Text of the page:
Carthew v Exeter City Council

JurisdictionEngland & Wales
CourtCourt of Appeal (Civil Division)
JudgeLord Justice Etherton,Mrs Justice Baron,Lord Justice Thorpe
Judgment Date04 December 2012
Neutral Citation[2012] EWCA Civ 1913
Date04 December 2012
Docket NumberCase No: B5/2012/1128

[2012] EWCA Civ 1913

IN THE COURT OF APPEAL (CIVIL DIVISION)

ON APPEAL FROM EXETER COUNTY COURT

(HIS HONOUR JUDGE SALOMONSEN)

Royal Courts of Justice

Strand, London, WC2A 2LL

Before:

Lord Justice Thorpe

Lord Justice Etherton

and

Mrs Justice Baron

Case No: B5/2012/1128

Carthew
Appellant
and
Exeter City Council
Respondent

Mr Russell James (instructed by Cartridges) appeared on behalf of the Appellant.

Mr Stephen Reeder (instructed by Exeter City Council Legal Department) appeared on behalf of the Respondent.

(As Approved)

Lord Justice Etherton
1

This is an appeal from the order of HHJ Salomonsen dated 15 May 2012 in the Exeter County Court, by which he dismissed the appeal of the appellant, Amanda Carthew, pursuant to the Housing Act 1996 ("the 1996 Act") s.204 from the homelessness review decision of the respondent, Exeter City Council ("the Council"), dated 14 October 2011 pursuant to the 1986 Act s. 202.

The facts

2

I take the following factual summary from the Judge's judgment:

"1) The appellant was granted a sole secure tenancy of 23 Dickens Drive, Exeter ("the Property") by the Respondent ("The Council"). The property was part of the Council's social housing stock. In or about 2001/2002 Darren Aspinwall ("Mr Aspinwall') began to co-habit with the appellant at that address. In 2003 the appellant exercised her statutory right to buy the Property pursuant to Part IV of the Housing Act 1985. The discounted purchase price was £62,000. The purchase was financed by a mortgage advance from the Halifax BS, which was later subject to a re-mortgage with the Bank of Ireland. At all material times the mortgage repayments were affordable and were met.

2) In June 2005 the appellant's grandson, Jack, was placed in her care. In 2006 the court made a Special Guardianship Order in respect of Jack, appointing both the appellant and Mr Aspinwall as guardian.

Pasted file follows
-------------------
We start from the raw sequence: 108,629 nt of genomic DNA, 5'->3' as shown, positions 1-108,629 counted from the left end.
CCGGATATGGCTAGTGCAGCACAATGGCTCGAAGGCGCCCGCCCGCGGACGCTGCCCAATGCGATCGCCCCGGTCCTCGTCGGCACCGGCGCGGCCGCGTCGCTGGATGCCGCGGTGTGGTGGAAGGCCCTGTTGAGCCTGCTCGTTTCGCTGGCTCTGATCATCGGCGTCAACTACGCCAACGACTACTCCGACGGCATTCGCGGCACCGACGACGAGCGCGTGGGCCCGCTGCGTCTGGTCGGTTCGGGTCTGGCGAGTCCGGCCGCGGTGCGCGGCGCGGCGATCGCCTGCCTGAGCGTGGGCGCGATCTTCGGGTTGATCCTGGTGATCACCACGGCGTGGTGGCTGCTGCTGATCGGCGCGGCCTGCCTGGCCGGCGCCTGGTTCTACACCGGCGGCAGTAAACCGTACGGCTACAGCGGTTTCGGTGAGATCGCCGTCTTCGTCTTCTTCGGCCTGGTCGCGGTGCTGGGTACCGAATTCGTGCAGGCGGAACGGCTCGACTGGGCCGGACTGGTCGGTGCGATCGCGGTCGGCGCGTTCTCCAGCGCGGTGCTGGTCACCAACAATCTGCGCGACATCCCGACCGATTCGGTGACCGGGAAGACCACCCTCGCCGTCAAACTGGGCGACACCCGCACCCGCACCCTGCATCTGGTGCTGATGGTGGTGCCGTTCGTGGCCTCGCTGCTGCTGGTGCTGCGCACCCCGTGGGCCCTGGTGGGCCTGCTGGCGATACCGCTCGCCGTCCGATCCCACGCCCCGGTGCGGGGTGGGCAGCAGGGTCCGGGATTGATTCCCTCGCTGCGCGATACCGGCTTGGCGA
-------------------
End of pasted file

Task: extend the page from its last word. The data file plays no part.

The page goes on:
3) In February 2008 the relationship between the appellant and Mr Aspinwall broke down and he moved out of the Property. A Case Note dated 03/03/2011 records that the property needed a new bathroom which the appellant could not afford. The appellant's case is that they discussed Mr Aspinwall buying the appellant out of the Property and her moving out. At some point in 2008 the appellant offered to sell her interest in the Property to Mr Aspinwall for a total payment of £15,000. No documentary evidence as to this is available but it appears that Mr Aspinwall paid the appellant either £4,500 or £5,000 in cash in about late 2008 together with a further £10,000 or £10,500 in or about January 2009. The appellant used the £5,000 to furnish her daughter's flat, and the £10,000 to buy herself a car. The appellant remained in occupation of the Property with her grandson Jack and her older son Bradley. In May 2010 the appellant's other grandson, Lewis, was placed in her care to join his sibling Jack.

4) At the end of August 2010 the applicant and Mr Aspinwall 'were still friends…and decided to give the relationship another go' and he moved back to live with her at the Property. On 23 rd July 2010 and 20 th August 2010 Messrs Grindeys solicitors acting for Mr Aspinwall and the Bank of Ireland had written to the appellant and provided to her documents proposing the transfer of her interest in the Property to Mr Aspinwall. Those letters advised the appellant to seek independent legal advice on the proposed transfer and enclosed a form requiring her signature if she declined to take such advice. The appellant did not take legal advice relating to the proposed transfer. Instead, she signed forms to transfer her interest in the Property to Mr Aspinwall. That transfer was completed in December 2010 and on 1 st December Grindeys confirmed completion of a remortgage in favour of the Bank of Ireland.

5). By February 2011 the appellant's relationship with Mr Aspinwall had again broken down. She left the Property taking the children with her and applied to the Council's Housing Options Service on 14/02/11 as 'Homeless, Relationship break-up'. The Council provided her with temporary accommodation on 21 st February 2011 and continues to do so."

3

The Judge observed that there were no mortgage arrears on 30 November 2010, when the property was remortgaged in Mr Aspinwall's name only.

4

Following investigations by the Council, Mrs Dana Kurtovic, the Council's Housing Options Officer, wrote the appellant a letter dated 8 June 2011 in which she stated her conclusion that the appellant had become intentionally homeless for the purpose of the Act 1996 s.19 in view of her decision to transfer her rights to the Property to her partner, Mr Aspinwall, as a consequence of which she had to leave the Property in February 2011 following her relationship breakdown with him.